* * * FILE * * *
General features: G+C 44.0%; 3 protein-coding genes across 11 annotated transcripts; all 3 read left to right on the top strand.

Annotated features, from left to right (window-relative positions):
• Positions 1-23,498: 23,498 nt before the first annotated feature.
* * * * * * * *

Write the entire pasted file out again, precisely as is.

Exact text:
General features: G+C 44.0%; 3 protein-coding genes across 11 annotated transcripts; all 3 read left to right on the top strand.

Annotated features, from left to right (window-relative positions):
• Positions 1-23,498: 23,498 nt before the first annotated feature.